Via Locus Online:
The problem with markets is that selling things is inefficient. There are so many people who don’t need the thing, just a momentary use of the thing: the right to read a book today, but not to own it forever; to use a snatch of a song as a ringtone, but not to put it in your music library; to pull a video clip out of a movie to use in your student project, without having to buy the movie.
Digital, the priesthood told us, could make all these markets – and more – a reality! Thanks to a technology called “Digital Rights Management,” sellers and buyers could negotiate a subset of rights and a reduced payment for same. In the same way that the humble mortgage could be spun out into a million “products” that investors could buy in the form of complex financial instruments, we could turn the unitary book into a thousand sub-books: the book you can only read on Wednesdays, the book you can only read while on an airplane, the book you can only read after the sun sets.
That’s not what we got, of course.
Today, four of the five big publishers sell all their books with DRM (the exception is Macmillan, whose Tor science fiction and fantasy imprint is DRM-free). These ebooks are like books, except that they are locked to the readers approved by the vendor who sold them to you (Kindle, Nook, Kobo, etc.) and they can’t be given away or re-sold, and have little or no capacity for lending them out. In other words, ebooks are like regular books, only they do less.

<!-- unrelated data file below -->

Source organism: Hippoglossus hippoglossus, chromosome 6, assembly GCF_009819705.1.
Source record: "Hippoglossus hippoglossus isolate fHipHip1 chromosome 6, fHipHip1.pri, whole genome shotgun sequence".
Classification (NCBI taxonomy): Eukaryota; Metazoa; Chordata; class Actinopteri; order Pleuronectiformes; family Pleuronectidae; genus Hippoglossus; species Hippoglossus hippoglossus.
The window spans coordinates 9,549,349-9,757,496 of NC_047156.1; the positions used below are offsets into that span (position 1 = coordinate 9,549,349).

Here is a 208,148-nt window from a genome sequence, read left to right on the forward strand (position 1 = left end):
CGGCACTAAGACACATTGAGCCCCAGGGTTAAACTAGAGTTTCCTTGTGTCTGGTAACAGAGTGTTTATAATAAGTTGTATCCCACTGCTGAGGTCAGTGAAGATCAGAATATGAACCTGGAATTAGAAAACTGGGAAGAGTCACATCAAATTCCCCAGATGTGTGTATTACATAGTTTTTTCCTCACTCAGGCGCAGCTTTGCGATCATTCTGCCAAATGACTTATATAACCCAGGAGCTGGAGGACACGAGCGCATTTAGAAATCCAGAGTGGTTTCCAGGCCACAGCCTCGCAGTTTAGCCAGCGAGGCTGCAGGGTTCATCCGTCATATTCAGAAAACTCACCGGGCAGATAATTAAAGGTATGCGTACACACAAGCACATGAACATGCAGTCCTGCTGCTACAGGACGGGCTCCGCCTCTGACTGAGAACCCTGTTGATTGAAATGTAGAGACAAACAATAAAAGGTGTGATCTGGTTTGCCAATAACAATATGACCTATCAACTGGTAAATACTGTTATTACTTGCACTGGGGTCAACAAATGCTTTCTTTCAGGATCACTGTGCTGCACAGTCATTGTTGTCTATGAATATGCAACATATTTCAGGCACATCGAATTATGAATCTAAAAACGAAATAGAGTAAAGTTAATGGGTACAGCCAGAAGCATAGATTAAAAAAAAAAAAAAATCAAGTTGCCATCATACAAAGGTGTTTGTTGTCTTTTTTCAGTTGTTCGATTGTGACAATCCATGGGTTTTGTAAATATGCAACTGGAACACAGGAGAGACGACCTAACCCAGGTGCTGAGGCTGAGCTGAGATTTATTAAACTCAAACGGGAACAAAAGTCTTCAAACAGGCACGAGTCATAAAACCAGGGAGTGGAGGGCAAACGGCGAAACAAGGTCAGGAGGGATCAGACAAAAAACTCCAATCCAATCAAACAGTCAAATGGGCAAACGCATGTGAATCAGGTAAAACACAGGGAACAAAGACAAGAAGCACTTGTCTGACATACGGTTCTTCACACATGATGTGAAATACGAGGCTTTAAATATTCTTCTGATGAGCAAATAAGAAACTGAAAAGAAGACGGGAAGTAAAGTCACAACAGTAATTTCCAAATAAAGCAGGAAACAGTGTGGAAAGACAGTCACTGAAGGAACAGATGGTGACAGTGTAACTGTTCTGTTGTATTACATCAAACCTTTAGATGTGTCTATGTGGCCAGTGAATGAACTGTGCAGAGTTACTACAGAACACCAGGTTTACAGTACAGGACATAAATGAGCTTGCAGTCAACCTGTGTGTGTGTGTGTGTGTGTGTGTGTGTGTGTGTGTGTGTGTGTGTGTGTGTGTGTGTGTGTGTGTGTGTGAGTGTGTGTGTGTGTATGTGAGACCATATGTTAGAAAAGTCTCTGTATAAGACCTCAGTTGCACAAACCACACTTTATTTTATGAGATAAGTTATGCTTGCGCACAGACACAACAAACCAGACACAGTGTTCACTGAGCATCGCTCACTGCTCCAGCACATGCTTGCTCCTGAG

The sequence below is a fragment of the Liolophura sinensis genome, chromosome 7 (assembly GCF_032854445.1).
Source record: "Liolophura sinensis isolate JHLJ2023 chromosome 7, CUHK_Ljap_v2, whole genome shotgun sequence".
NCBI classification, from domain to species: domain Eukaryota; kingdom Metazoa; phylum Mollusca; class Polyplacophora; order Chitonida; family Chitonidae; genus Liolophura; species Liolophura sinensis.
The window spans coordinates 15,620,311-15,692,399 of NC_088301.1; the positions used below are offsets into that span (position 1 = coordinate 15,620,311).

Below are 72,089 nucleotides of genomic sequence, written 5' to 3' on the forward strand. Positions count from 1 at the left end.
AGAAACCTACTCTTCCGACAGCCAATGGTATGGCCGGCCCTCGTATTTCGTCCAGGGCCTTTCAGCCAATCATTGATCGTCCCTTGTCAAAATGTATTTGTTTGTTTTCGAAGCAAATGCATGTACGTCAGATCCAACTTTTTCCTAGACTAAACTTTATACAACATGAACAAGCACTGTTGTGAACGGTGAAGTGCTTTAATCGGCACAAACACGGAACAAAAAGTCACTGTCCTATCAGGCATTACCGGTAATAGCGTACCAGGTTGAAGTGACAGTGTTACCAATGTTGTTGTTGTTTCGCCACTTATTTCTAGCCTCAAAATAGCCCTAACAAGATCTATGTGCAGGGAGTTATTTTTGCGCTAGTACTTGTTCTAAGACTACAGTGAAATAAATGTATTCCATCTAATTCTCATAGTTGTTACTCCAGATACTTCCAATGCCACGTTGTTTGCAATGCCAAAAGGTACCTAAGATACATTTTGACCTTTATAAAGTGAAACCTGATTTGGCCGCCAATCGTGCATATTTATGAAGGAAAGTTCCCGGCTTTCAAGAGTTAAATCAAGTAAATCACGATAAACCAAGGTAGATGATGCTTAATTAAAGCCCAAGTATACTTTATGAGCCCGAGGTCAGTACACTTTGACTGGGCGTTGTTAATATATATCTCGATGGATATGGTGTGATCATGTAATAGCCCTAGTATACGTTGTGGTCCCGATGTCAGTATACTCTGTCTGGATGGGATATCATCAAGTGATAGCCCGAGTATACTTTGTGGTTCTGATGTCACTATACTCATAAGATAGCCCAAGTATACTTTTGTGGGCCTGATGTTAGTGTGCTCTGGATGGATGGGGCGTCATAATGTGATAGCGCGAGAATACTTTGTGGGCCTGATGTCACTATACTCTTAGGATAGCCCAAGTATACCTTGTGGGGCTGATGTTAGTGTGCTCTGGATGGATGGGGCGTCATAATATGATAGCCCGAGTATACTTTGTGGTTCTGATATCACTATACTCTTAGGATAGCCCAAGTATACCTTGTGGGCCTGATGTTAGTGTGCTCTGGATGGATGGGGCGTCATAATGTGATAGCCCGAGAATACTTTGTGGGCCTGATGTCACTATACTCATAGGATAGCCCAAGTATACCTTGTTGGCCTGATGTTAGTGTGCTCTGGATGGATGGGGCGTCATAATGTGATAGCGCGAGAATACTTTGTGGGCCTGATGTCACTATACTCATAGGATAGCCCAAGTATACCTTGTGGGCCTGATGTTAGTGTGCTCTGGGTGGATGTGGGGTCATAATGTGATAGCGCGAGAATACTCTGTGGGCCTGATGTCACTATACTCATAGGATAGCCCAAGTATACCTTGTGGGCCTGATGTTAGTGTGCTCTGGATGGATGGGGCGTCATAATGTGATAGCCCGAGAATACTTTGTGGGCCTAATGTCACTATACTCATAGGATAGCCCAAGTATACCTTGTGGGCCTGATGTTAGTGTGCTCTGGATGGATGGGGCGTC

Despite the fact that they do less, they don’t cost less. The restricted ebooks sold by Tor’s competitors – books that can’t be used with the reader of your choice, or sold, or lent, or given away – cost just the same as Tor’s unrestricted books.
The established religion of markets once told us that we must abandon the idea of owning things, that this was an old fashioned idea from the world of grubby atoms. In the futuristic digital realm, no one would own things, we would only license them, and thus be relieved of the terrible burden of ownership.
They were telling the truth. We don’t own things anymore. This summer, Microsoft shut down its ebook store, and in so doing, deactivated its DRM servers, rendering every book the company had sold inert, unreadable. To make up for this, Microsoft sent refunds to the customers it could find, but obviously this is a poor replacement for the books themselves. When I was a bookseller in Toronto, nothing that happened would ever result in me breaking into your house to take back the books I’d sold you, and if I did, the fact that I left you a refund wouldn’t have made up for the theft. Not all the books Microsoft is confiscating are even for sale any longer, and some of the people whose books they’re stealing made extensive annotations that will go up in smoke.
What’s more, this isn’t even the first time an electronic bookseller has done this.
There’s a name for societies where a small elite own property and everyone else rents that property from them: it’s called feudalism. DRM never delivered a world of flexible consumer choice, but it was never supposed to. Instead, twenty years on, DRM is revealed to be exactly what we feared: an oligarchic gambit to end property ownership for the people, who become tenants in the fields of greedy, confiscatory tech and media companies, whose inventiveness is not devoted to marvelous new market propositions, but, rather, to new ways to coerce us into spending more for less.